The parts can be manufactured of any suitable plastic material. Alernatively, any suitable metal may be used to form the various parts. The piston driven product dispenser has codispensing capabilities whereby both product A and B are codispensed. One pertinent application of the invention is dispensing of an effervescent shave cream which requires the separate compartmentization of the two components of the product prior to dispensing. Other uses are for hair dyes which include peroxide and a pigment or like products which when mixed have only a short shelf life, but when the components are separated have an indefinite life.
Refering now to FIG. 5 a first cylinder 212 is provided having a bottom wall 214, cylindrical side walls 216, and an end wall 218.
The cylinder 212 defines a chamber 224 in which the product B such as a cream, liquid or jell is disposed. A T-shape seal 226 extends about the periphery of the top wall 218. This seal 226 is compatible with product B and with product A within a chamber 228 within a cylinder 230. The seal 226 cleanly sweeps the inner wall surface 232 of the cylindrical side walls 234 of cylinder 230. The cylinder 230 has an upper forward wall 236 and is open at the bottom. Accordingly, the cylinder 212 forms a piston for cylinder 230 and the T-shape seal 226 forms the piston ring for the piston defined by the cylinder 212.
Mounted within the cylinder 212 is a piston plate 240 in the shape of a disc 242 carrying a T-shape seal 244 in wiping contact with the inner wall surface 232 of the cylindrical side wall 234 and having an opening through which a tubular piston rod 248 secured to end wall 218 extends through an opening 250 in the end or upper wall 218. A seal 252 is provided for wiping contact with the piston rod 48 and is mounted about the opening 250 in the disc 242 and is compatible with both products A and B. A vent tube 254 which suitably slidably extends through an opening 56 in the disc 244 and opening 253 in bottom plate 257 serves as a vent. A delivery tube 260 extends from the opening 262 formed in the forward wall 236, and is fixedly secured to the upper wall 36.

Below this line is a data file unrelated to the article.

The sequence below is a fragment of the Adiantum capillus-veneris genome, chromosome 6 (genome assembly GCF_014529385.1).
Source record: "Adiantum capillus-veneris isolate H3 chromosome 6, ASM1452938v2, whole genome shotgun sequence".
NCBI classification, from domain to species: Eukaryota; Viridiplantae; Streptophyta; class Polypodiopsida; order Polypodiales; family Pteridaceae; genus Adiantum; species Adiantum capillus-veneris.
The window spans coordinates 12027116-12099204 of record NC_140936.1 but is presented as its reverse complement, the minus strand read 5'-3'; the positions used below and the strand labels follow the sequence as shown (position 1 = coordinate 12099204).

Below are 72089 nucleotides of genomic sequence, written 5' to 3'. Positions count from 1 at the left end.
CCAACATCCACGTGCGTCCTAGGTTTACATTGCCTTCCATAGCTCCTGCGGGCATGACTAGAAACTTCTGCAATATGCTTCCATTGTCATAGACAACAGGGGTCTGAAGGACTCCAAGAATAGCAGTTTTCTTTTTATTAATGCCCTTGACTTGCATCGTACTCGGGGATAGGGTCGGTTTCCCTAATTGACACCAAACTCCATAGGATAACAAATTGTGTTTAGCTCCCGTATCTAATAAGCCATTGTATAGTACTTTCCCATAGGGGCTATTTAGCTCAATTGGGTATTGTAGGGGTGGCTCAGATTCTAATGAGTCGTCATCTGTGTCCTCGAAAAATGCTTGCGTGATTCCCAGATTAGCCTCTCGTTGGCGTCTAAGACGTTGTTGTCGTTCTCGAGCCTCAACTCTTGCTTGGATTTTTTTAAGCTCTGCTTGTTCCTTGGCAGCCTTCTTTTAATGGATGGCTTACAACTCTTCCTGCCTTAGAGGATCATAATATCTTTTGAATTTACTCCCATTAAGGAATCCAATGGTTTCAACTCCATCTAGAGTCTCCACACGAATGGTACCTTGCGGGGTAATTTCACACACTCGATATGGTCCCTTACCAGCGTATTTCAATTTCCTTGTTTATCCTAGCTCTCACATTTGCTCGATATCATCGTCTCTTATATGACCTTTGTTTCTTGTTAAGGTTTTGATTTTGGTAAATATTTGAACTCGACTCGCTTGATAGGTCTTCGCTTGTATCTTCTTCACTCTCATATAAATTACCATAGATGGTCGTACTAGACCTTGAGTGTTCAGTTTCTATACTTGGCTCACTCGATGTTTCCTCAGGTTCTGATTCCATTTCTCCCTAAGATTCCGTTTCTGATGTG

In use, with product A in the chamber 228 and product B in the chamber 224, pressure on the cylinder 212 to move it in the direction of the arrow 270 will cause product B to move up through the tube 248 and outwardly in the direction of arrow 272. Product A will then be compressed by the movement of the upper wall 218 and move outwardly in direction of arrow 274 through opening 262 and delivery tube 60 while air will move inwardly through tube 254 in the direction of arrow 276.
A latitude of modification, substitution and change is intended in the foregoing disclosure, and in some instances some features of the invention will be employed without a corresponding use of other features of the invention.
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|U.S. Classification||222/135, 222/386, 222/320|
|International Classification||B65D81/32, F04B3/00, F04B13/02, G01F11/02|
|Cooperative Classification||B65D81/325, G01F11/021, F04B3/003, F04B13/02|
|European Classification||F04B3/00B, F04B13/02, G01F11/02B, B65D81/32F|